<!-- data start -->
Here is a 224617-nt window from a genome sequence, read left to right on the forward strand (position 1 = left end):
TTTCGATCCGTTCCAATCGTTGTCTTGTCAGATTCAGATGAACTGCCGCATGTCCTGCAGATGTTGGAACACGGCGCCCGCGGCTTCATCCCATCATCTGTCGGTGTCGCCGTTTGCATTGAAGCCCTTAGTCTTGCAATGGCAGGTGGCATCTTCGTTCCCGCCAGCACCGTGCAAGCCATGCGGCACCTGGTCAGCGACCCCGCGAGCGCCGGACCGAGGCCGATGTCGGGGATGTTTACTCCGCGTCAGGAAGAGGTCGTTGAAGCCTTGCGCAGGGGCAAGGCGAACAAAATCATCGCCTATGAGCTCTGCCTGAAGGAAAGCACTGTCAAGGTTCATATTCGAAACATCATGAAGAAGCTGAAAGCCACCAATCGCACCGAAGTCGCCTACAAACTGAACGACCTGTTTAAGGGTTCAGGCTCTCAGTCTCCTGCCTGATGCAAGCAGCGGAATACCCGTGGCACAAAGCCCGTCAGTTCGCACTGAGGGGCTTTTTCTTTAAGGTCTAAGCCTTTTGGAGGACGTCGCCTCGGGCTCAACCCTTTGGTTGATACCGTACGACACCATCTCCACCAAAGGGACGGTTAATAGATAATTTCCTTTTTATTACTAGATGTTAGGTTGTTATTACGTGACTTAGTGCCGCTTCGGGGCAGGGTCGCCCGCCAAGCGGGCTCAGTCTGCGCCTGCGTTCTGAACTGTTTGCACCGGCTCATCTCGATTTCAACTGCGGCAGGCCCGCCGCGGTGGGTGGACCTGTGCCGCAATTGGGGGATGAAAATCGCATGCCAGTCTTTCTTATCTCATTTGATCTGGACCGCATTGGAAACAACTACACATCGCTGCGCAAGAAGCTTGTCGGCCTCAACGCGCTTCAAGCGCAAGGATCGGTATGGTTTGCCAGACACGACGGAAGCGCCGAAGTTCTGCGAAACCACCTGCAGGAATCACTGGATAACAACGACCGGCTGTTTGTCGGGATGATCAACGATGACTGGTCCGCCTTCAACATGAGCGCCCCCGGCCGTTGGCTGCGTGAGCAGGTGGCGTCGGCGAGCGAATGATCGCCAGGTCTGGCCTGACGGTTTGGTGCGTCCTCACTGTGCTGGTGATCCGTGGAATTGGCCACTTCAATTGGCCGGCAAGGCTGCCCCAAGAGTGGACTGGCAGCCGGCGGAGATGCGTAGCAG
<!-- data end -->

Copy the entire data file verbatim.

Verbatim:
Here is a 224617-nt window from a genome sequence, read left to right on the forward strand (position 1 = left end):
TTTCGATCCGTTCCAATCGTTGTCTTGTCAGATTCAGATGAACTGCCGCATGTCCTGCAGATGTTGGAACACGGCGCCCGCGGCTTCATCCCATCATCTGTCGGTGTCGCCGTTTGCATTGAAGCCCTTAGTCTTGCAATGGCAGGTGGCATCTTCGTTCCCGCCAGCACCGTGCAAGCCATGCGGCACCTGGTCAGCGACCCCGCGAGCGCCGGACCGAGGCCGATGTCGGGGATGTTTACTCCGCGTCAGGAAGAGGTCGTTGAAGCCTTGCGCAGGGGCAAGGCGAACAAAATCATCGCCTATGAGCTCTGCCTGAAGGAAAGCACTGTCAAGGTTCATATTCGAAACATCATGAAGAAGCTGAAAGCCACCAATCGCACCGAAGTCGCCTACAAACTGAACGACCTGTTTAAGGGTTCAGGCTCTCAGTCTCCTGCCTGATGCAAGCAGCGGAATACCCGTGGCACAAAGCCCGTCAGTTCGCACTGAGGGGCTTTTTCTTTAAGGTCTAAGCCTTTTGGAGGACGTCGCCTCGGGCTCAACCCTTTGGTTGATACCGTACGACACCATCTCCACCAAAGGGACGGTTAATAGATAATTTCCTTTTTATTACTAGATGTTAGGTTGTTATTACGTGACTTAGTGCCGCTTCGGGGCAGGGTCGCCCGCCAAGCGGGCTCAGTCTGCGCCTGCGTTCTGAACTGTTTGCACCGGCTCATCTCGATTTCAACTGCGGCAGGCCCGCCGCGGTGGGTGGACCTGTGCCGCAATTGGGGGATGAAAATCGCATGCCAGTCTTTCTTATCTCATTTGATCTGGACCGCATTGGAAACAACTACACATCGCTGCGCAAGAAGCTTGTCGGCCTCAACGCGCTTCAAGCGCAAGGATCGGTATGGTTTGCCAGACACGACGGAAGCGCCGAAGTTCTGCGAAACCACCTGCAGGAATCACTGGATAACAACGACCGGCTGTTTGTCGGGATGATCAACGATGACTGGTCCGCCTTCAACATGAGCGCCCCCGGCCGTTGGCTGCGTGAGCAGGTGGCGTCGGCGAGCGAATGATCGCCAGGTCTGGCCTGACGGTTTGGTGCGTCCTCACTGTGCTGGTGATCCGTGGAATTGGCCACTTCAATTGGCCGGCAAGGCTGCCCCAAGAGTGGACTGGCAGCCGGCGGAGATGCGTAGCAG